I’m a huge fan of Kate Summerscale’s work and have been since The Suspicions of Mr Whicher. I’ve been hoping that she’ll write something that’s equally as brilliant and, although I’m not sure The Wicked Boy is, it’s definitely a good read that’ll keep you hooked until the end.
Like Mr Whicher, The Wicked Boy deals with a child murderer, but this time the suspects are known: a pair of brothers, aged 12 and 13, are accused of murdering their mother. Her corpse has been found upstairs in the family house during a heatwave a week after her death. In the meantime, the boys have been enjoying cricket matches at Lord’s and roaming the streets of West Ham in the company of a family friend. The older brother, Robert, is eventually brought to trial for the crime and ends up in Broadmoor.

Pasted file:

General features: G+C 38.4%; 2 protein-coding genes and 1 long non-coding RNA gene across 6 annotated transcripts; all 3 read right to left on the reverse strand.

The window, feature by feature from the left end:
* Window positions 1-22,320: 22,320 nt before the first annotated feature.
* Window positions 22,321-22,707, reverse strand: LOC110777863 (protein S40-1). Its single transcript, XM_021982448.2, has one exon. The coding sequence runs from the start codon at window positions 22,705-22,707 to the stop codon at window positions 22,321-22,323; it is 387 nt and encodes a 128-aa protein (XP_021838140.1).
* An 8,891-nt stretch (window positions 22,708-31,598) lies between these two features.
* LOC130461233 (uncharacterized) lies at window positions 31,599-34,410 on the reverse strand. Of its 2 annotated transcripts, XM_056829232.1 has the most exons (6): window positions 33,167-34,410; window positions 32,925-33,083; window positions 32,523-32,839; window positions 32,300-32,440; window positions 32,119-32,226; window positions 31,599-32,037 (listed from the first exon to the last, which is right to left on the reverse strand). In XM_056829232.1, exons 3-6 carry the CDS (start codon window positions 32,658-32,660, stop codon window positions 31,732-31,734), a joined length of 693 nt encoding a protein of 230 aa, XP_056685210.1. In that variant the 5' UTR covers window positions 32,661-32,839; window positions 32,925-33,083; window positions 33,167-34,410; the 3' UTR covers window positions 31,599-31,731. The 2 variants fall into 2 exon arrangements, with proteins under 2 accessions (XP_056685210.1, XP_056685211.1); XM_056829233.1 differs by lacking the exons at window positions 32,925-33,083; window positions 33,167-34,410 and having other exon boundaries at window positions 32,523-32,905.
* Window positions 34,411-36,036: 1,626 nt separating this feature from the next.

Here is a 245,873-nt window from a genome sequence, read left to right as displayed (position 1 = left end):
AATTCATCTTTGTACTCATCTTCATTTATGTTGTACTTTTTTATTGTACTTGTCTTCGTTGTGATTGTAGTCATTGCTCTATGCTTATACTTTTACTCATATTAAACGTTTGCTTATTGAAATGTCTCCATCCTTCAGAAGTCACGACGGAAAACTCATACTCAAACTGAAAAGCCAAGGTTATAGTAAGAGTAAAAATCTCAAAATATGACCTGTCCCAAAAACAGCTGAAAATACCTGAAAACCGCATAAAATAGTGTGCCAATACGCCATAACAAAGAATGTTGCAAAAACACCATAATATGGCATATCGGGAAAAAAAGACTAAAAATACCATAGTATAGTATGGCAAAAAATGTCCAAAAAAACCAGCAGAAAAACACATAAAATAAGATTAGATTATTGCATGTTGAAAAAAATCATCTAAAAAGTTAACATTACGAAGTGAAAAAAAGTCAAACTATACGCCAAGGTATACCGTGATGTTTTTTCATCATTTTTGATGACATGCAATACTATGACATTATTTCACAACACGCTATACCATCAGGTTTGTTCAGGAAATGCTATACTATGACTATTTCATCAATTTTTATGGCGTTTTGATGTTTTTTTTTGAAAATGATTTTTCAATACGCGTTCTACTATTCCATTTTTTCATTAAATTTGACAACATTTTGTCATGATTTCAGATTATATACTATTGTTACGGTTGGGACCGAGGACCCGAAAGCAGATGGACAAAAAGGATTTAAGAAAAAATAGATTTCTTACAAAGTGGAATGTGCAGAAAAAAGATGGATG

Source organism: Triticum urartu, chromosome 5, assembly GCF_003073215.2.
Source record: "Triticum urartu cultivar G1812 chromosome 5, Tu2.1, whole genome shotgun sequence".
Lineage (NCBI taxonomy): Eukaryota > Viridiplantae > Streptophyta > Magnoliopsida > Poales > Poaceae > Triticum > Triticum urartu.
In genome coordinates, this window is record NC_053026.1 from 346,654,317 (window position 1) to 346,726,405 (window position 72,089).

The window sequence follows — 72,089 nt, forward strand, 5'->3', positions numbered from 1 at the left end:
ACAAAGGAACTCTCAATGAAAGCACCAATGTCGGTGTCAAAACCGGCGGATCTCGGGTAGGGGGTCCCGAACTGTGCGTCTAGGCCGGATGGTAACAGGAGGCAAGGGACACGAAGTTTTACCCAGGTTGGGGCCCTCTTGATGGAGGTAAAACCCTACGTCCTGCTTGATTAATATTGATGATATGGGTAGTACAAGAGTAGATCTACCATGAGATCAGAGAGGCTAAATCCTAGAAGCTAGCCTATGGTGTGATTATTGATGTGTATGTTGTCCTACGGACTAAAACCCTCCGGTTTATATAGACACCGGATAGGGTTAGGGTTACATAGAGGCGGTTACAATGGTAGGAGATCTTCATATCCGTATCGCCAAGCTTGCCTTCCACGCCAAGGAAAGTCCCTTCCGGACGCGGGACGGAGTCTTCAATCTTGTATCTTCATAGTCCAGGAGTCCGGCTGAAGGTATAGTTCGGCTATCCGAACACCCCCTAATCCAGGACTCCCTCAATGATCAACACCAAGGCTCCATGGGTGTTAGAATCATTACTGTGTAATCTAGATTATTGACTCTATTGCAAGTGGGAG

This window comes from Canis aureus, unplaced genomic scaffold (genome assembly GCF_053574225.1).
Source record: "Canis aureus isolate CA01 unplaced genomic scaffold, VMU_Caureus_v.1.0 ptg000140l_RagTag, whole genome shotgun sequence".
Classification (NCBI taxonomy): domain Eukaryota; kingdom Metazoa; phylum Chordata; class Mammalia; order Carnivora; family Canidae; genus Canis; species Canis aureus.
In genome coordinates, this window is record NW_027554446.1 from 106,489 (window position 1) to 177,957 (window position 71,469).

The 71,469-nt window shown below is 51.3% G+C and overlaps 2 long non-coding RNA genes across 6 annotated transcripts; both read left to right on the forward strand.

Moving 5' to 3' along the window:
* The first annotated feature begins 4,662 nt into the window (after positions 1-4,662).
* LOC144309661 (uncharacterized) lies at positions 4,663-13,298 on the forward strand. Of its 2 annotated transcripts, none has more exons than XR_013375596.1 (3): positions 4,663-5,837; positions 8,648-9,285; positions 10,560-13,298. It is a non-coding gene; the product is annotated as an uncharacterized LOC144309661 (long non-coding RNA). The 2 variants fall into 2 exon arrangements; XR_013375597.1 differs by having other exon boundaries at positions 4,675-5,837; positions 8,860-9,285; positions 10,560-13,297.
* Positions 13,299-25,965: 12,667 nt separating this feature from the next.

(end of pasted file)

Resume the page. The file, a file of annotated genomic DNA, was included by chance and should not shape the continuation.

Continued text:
The book, like others written by Summerscale, explores the class dynamics of Victorian society at the same time reading more like a novel. The timescale of the book runs from the 1890s to the 1930s and takes in topics as diverse as attitudes towards mental illness, World War I and the perceived effects of Penny Dreadfuls on young boys.
Although it took me a while to get settled into the narrative- after all, there was no ‘mystery’ here, the reader knows whodunnit straight away pretty much-this is the story of a young boy living a life which on the surface seems respectable, but which has hidden levels of brutality; in its way, this is a tale which unmasks many of the hypocrisies and hidden murkiness of late Victorian life. The story of Robert Coombes’ life is one of horror and redemption and it makes a compelling read. I loved it.